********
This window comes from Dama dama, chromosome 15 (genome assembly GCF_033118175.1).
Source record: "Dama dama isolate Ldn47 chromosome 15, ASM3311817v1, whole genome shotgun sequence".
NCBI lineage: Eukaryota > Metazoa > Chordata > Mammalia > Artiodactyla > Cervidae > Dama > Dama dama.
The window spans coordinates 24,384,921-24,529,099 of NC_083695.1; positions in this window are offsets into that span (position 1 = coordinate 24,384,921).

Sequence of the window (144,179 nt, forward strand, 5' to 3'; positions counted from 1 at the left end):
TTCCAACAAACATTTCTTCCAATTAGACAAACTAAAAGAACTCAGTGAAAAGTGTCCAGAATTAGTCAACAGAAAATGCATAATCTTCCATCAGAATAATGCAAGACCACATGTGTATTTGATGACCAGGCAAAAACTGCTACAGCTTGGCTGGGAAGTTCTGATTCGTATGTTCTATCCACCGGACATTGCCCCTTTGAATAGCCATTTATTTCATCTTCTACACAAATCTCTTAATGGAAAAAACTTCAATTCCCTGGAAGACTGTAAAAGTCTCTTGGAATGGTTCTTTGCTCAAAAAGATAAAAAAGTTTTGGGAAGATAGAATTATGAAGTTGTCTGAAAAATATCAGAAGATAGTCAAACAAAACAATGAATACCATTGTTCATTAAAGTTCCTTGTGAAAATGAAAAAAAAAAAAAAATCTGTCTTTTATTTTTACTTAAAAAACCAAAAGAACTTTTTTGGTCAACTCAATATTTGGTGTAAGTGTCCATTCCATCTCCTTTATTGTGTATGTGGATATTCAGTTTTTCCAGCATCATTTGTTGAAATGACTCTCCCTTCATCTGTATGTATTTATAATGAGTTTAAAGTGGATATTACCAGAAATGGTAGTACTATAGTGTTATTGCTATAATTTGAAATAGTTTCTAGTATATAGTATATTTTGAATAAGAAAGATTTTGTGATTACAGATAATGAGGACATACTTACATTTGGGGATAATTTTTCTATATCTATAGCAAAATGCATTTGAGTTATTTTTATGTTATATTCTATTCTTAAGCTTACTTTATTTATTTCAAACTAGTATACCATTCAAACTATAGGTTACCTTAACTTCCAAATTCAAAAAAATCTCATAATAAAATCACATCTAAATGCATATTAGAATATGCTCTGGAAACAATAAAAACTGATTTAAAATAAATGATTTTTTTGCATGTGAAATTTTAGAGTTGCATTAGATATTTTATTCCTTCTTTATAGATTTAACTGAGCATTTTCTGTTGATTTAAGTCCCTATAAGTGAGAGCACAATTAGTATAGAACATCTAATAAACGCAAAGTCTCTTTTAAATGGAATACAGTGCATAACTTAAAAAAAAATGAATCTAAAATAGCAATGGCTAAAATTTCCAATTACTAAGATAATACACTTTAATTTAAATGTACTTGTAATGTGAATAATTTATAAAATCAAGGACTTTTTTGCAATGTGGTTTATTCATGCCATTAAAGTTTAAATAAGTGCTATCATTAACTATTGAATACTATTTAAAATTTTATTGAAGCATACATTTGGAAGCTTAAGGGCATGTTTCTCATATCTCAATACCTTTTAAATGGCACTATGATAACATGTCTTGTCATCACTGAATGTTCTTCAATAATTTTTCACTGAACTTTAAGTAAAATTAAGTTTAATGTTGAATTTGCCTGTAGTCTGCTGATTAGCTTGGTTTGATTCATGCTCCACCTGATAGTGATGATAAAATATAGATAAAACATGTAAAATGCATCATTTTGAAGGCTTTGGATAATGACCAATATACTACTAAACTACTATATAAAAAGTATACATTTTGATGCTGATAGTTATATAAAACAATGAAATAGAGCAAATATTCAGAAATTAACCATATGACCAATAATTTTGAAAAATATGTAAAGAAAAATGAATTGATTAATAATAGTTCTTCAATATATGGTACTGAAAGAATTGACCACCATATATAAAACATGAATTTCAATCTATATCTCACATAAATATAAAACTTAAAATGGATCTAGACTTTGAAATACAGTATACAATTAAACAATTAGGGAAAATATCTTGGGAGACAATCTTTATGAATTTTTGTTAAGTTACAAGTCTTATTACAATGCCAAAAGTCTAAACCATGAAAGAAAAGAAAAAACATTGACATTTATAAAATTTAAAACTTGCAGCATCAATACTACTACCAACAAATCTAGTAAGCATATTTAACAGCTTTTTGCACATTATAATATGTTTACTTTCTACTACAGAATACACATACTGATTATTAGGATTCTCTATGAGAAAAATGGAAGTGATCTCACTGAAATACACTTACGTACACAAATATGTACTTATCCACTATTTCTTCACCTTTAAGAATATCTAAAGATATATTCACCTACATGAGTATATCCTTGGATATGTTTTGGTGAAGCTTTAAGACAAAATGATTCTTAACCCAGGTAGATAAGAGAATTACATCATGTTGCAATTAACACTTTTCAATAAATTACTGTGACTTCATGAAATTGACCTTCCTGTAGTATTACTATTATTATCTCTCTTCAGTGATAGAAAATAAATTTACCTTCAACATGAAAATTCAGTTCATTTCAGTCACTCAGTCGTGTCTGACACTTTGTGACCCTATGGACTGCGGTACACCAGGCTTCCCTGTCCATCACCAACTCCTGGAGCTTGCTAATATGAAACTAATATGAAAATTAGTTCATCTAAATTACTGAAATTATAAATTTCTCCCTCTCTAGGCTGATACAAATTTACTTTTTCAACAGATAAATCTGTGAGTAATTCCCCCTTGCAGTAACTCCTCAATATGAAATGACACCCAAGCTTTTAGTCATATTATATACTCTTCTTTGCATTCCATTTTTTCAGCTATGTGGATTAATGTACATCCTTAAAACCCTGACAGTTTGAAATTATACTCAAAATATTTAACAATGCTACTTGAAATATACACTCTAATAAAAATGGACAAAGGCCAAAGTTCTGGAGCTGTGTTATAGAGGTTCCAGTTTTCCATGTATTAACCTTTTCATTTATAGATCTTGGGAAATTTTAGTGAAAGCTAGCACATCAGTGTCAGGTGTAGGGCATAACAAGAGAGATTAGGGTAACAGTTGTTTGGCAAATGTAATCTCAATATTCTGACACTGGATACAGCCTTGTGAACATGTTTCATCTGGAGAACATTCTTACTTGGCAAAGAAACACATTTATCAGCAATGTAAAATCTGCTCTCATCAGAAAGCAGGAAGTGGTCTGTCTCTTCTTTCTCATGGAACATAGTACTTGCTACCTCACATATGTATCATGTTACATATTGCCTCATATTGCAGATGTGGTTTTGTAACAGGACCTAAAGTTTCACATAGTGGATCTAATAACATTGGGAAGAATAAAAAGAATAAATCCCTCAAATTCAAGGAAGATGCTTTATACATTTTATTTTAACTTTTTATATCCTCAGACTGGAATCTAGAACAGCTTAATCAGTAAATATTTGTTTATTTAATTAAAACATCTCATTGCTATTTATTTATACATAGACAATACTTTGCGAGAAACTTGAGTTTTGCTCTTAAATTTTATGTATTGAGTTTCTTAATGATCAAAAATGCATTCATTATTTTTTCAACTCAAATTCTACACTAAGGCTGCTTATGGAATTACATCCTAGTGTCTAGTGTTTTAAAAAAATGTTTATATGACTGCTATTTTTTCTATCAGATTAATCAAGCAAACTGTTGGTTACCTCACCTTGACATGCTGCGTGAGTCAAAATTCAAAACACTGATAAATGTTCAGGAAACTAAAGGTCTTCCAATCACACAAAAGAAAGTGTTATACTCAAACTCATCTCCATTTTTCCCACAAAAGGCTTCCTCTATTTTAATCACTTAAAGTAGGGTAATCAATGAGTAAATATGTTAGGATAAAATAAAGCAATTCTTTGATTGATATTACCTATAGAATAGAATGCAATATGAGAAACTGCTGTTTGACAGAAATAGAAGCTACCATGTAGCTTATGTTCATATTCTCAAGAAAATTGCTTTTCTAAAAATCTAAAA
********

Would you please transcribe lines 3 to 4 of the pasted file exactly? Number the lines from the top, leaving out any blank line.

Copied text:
NCBI lineage: Eukaryota > Metazoa > Chordata > Mammalia > Artiodactyla > Cervidae > Dama > Dama dama.
The window spans coordinates 24,384,921-24,529,099 of NC_083695.1; positions in this window are offsets into that span (position 1 = coordinate 24,384,921).